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For 2006, Polaris has an all-new line-up of IQ chassis Switchback models with two 2-stroke engines; a seriously re-worked Cleanfire Liberty 900 and a...

For 2006, Polaris has an all-new line-up of IQ chassis Switchback models with two 2-stroke engines; a seriously re-worked Cleanfire Liberty 900 and a screaming 600 H.O. with carbs that is 15% cleaner than the industry baseline. Gone are the Switchback EDGE models.

We give Polaris credit for starting the concept of hybrid, or crossover models. The 121” track length has long been the industry standard for trail sleds, and it wasn’t that long ago (2001) that 136” was still a standard track length for mountain sleds. For a very long time, Polaris offered their “SKS” (Snow King Special) models in a 133.5” track length (still one of our favorites). This length became somewhat of an oddity, so the SKS models graduated to a 136” track length (and later 144” as Switchbacks). Some Minnesota dealers found that 1/3 of all their yearly sales were SKS models. Why? The longer wheelbase afforded added stability, flotation, ride quality, storage and cargo capacity, and the tail wasn’t as apt to pass you on icy corners.

Fast forward to 2005. Polaris introduced their new IQ platform, with two body styles; Fusion and RMK. Mid-season Polaris introduced a limited-build IQ Switchback 900 with a 144” track length.

144”? The attraction to 136” is that this length is half way between 121” and 151”. Track length and tunnel length. It really isn’t the 144” track length that is a problem, as the Switchbacks are fitted with tipped up rear rails. The rail tip-up starts at the idlers where the rear arm mounts to the rails, so it can act even shorter than a 136” sled when riding in packed snow conditions. According to Polaris, this provides “short track handling with long track benefits (smooth ride / floatation)”. To a point, it does.

Our gripe is with the super-long tunnel. Polaris didn’t want to have to make a unique tunnel for this sled, so the 144” track and suspension is fitted into the same tunnel as a 151” RMK (parts commonality). So now instead of getting a cross-country sled that is between a 121” and 151” we have the sled length of a 151”. Fine and dandy to reduce production costs, but the snow flap is a long ways away from the track, and the sled looks very long when compared to a 136” from the competition.

So, is 144” better than the 136” length? If you are in deep powder, the added length really does help, or you can easily install a 2” deep lug track and pretty much have a 144” RMK. If this is how you use your Crossover sled, then it is a bonus. But for many (most) Crossover buyers, the length is more of an inconvenience than a bonus unless the snow really gets deep. Few riders buy this kind of sled to take out west for a week or two, most of those riders have an actual mountain sled for that purpose.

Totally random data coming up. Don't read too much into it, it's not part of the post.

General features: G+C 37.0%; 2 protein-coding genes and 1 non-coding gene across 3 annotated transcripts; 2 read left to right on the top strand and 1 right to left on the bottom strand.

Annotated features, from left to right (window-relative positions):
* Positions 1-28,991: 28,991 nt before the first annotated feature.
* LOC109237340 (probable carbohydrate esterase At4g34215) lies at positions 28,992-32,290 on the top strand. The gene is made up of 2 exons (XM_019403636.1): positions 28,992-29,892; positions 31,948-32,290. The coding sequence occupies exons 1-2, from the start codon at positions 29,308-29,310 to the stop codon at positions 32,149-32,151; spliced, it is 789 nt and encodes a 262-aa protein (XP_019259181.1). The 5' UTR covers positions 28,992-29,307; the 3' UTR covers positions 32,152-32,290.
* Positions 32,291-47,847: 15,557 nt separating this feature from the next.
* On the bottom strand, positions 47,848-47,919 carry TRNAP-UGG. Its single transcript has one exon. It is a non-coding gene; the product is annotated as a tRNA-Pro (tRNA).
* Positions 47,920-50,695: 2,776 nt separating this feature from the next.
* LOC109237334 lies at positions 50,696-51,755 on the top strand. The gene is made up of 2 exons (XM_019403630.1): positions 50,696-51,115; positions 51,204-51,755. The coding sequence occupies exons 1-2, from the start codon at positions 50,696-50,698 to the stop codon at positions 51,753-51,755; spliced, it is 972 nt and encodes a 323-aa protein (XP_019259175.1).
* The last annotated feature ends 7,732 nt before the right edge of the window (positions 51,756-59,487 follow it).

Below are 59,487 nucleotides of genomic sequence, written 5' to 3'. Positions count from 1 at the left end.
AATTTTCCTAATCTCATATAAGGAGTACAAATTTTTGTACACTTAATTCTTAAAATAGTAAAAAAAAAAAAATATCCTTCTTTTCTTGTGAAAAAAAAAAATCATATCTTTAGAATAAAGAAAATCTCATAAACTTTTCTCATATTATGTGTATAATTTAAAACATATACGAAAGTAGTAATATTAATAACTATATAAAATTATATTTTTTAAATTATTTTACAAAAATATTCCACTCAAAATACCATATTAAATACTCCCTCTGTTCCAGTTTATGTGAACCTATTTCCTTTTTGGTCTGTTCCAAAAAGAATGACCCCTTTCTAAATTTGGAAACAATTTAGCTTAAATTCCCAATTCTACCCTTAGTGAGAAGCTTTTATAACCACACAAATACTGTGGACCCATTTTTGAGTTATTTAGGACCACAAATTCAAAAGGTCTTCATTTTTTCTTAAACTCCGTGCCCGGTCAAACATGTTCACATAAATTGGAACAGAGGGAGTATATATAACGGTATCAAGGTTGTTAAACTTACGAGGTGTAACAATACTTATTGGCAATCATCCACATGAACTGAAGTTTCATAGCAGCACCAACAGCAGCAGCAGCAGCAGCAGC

Enough on the length. This is a Camoplast Predator-style lug pattern, very capable and durable 1.25” lug height. The uncoupled rear suspension transfers weight very well, so holeshots and acceleration are quite strong and impressive. The rear suspension components don’t appear to be as beefy as what one typically finds on cross-country sleds, but this doesn’t seem to be much of a problem unless maybe if you’re into jumping your Switchback. Fox shocks all around soak up the bumps, with a Fox Zero PRO with a compression-adjustable remote reservoir in the rear (why not the center if we’re moving the rider forward?)

Up front, the Switchback is (basically) a Fusion front end and a stable 42.5” stance. The exclusive canted a-arms make the front suspension predictable and consistent. Those familiar with the “feel” of a Polaris EDGE will be impressed with the similar handling character and confidence the new a-arm suspensions. Steering effort remains light and easy, not demanding, both on and off trail.

New for 2006 spindles not only look slimmer but work better as well. The caster angle has been reduced by four degrees for even more precise steering and reduced push in the corners, as well as reducing the load input into the control arms. The slimmer profile presents less drag in deeper snow, also making it less prone to a frontal impact. Our guess it is less expensive too, being a cast piece instead of machined. Saddle-less composite IQ skis are different from what comes on the RMKs, with single runners and more precise steering.

The Polaris-exclusive Rider Select adjustable steering column allows the rider to adjust the steering column position to one of seven positions, for handlebars that are low and back, high and forward, or in-between. Rider Select has been improved for 2006 with a new sliding cover that reduces engine compartment noise, an easier to use locking mechanism, and flatter handlebar rotation (less impact with your legs at full crank). The arc of rotation was a complaint on the 2005 IQs, so now the bars are 1/4” taller, and the outside edges of the bars will now be 3/4” higher at full turn for an added mechanical advantage, helping make the sled easier to turn going down hill.